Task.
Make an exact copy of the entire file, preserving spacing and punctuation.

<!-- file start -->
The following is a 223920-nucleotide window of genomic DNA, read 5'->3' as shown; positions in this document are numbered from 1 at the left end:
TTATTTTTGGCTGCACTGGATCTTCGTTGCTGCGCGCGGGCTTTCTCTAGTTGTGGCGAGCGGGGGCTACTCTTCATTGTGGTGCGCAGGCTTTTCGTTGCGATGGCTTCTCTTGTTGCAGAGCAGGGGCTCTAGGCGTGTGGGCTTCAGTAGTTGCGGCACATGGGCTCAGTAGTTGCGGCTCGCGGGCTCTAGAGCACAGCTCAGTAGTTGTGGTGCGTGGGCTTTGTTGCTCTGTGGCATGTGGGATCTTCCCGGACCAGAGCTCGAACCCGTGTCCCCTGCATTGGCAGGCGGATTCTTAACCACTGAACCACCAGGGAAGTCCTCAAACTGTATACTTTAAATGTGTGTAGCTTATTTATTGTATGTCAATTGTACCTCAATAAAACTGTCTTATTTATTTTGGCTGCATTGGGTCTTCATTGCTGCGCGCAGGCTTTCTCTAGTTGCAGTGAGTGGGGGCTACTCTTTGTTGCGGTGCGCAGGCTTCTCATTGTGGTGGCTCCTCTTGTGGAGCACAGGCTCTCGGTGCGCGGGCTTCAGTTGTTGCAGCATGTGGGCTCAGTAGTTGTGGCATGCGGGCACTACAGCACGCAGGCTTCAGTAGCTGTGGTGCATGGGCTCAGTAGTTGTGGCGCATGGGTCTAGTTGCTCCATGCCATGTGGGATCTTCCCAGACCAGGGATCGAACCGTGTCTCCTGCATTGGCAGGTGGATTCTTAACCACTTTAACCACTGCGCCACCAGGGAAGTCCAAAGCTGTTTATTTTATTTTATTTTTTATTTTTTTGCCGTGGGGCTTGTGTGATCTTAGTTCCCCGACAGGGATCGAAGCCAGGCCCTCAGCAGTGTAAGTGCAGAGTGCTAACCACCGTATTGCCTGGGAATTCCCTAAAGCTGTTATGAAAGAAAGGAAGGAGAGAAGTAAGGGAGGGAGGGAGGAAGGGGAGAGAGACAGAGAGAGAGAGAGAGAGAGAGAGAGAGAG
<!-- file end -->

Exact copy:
The following is a 223920-nucleotide window of genomic DNA, read 5'->3' as shown; positions in this document are numbered from 1 at the left end:
TTATTTTTGGCTGCACTGGATCTTCGTTGCTGCGCGCGGGCTTTCTCTAGTTGTGGCGAGCGGGGGCTACTCTTCATTGTGGTGCGCAGGCTTTTCGTTGCGATGGCTTCTCTTGTTGCAGAGCAGGGGCTCTAGGCGTGTGGGCTTCAGTAGTTGCGGCACATGGGCTCAGTAGTTGCGGCTCGCGGGCTCTAGAGCACAGCTCAGTAGTTGTGGTGCGTGGGCTTTGTTGCTCTGTGGCATGTGGGATCTTCCCGGACCAGAGCTCGAACCCGTGTCCCCTGCATTGGCAGGCGGATTCTTAACCACTGAACCACCAGGGAAGTCCTCAAACTGTATACTTTAAATGTGTGTAGCTTATTTATTGTATGTCAATTGTACCTCAATAAAACTGTCTTATTTATTTTGGCTGCATTGGGTCTTCATTGCTGCGCGCAGGCTTTCTCTAGTTGCAGTGAGTGGGGGCTACTCTTTGTTGCGGTGCGCAGGCTTCTCATTGTGGTGGCTCCTCTTGTGGAGCACAGGCTCTCGGTGCGCGGGCTTCAGTTGTTGCAGCATGTGGGCTCAGTAGTTGTGGCATGCGGGCACTACAGCACGCAGGCTTCAGTAGCTGTGGTGCATGGGCTCAGTAGTTGTGGCGCATGGGTCTAGTTGCTCCATGCCATGTGGGATCTTCCCAGACCAGGGATCGAACCGTGTCTCCTGCATTGGCAGGTGGATTCTTAACCACTTTAACCACTGCGCCACCAGGGAAGTCCAAAGCTGTTTATTTTATTTTATTTTTTATTTTTTTGCCGTGGGGCTTGTGTGATCTTAGTTCCCCGACAGGGATCGAAGCCAGGCCCTCAGCAGTGTAAGTGCAGAGTGCTAACCACCGTATTGCCTGGGAATTCCCTAAAGCTGTTATGAAAGAAAGGAAGGAGAGAAGTAAGGGAGGGAGGGAGGAAGGGGAGAGAGACAGAGAGAGAGAGAGAGAGAGAGAGAGAGAG